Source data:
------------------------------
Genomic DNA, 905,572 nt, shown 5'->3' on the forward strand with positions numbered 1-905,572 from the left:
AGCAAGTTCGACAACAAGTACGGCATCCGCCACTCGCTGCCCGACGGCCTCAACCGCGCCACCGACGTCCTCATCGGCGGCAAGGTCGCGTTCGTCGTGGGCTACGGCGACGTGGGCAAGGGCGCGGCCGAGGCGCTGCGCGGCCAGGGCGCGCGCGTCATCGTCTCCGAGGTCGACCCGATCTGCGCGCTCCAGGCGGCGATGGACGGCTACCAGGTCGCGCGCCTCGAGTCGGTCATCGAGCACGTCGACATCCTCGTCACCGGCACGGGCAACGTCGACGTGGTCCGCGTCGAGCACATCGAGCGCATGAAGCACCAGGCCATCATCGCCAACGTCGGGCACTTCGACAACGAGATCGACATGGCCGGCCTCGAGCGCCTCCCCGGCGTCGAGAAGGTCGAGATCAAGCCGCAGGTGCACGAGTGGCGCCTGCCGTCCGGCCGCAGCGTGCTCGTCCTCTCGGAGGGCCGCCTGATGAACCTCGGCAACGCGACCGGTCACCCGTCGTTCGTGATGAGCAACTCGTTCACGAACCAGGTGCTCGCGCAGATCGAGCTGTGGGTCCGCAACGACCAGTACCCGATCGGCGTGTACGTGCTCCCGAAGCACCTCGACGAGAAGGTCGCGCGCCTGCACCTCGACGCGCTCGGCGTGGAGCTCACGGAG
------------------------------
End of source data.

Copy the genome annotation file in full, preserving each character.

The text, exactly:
Genomic DNA, 905,572 nt, shown 5'->3' on the forward strand with positions numbered 1-905,572 from the left:
AGCAAGTTCGACAACAAGTACGGCATCCGCCACTCGCTGCCCGACGGCCTCAACCGCGCCACCGACGTCCTCATCGGCGGCAAGGTCGCGTTCGTCGTGGGCTACGGCGACGTGGGCAAGGGCGCGGCCGAGGCGCTGCGCGGCCAGGGCGCGCGCGTCATCGTCTCCGAGGTCGACCCGATCTGCGCGCTCCAGGCGGCGATGGACGGCTACCAGGTCGCGCGCCTCGAGTCGGTCATCGAGCACGTCGACATCCTCGTCACCGGCACGGGCAACGTCGACGTGGTCCGCGTCGAGCACATCGAGCGCATGAAGCACCAGGCCATCATCGCCAACGTCGGGCACTTCGACAACGAGATCGACATGGCCGGCCTCGAGCGCCTCCCCGGCGTCGAGAAGGTCGAGATCAAGCCGCAGGTGCACGAGTGGCGCCTGCCGTCCGGCCGCAGCGTGCTCGTCCTCTCGGAGGGCCGCCTGATGAACCTCGGCAACGCGACCGGTCACCCGTCGTTCGTGATGAGCAACTCGTTCACGAACCAGGTGCTCGCGCAGATCGAGCTGTGGGTCCGCAACGACCAGTACCCGATCGGCGTGTACGTGCTCCCGAAGCACCTCGACGAGAAGGTCGCGCGCCTGCACCTCGACGCGCTCGGCGTGGAGCTCACGGAG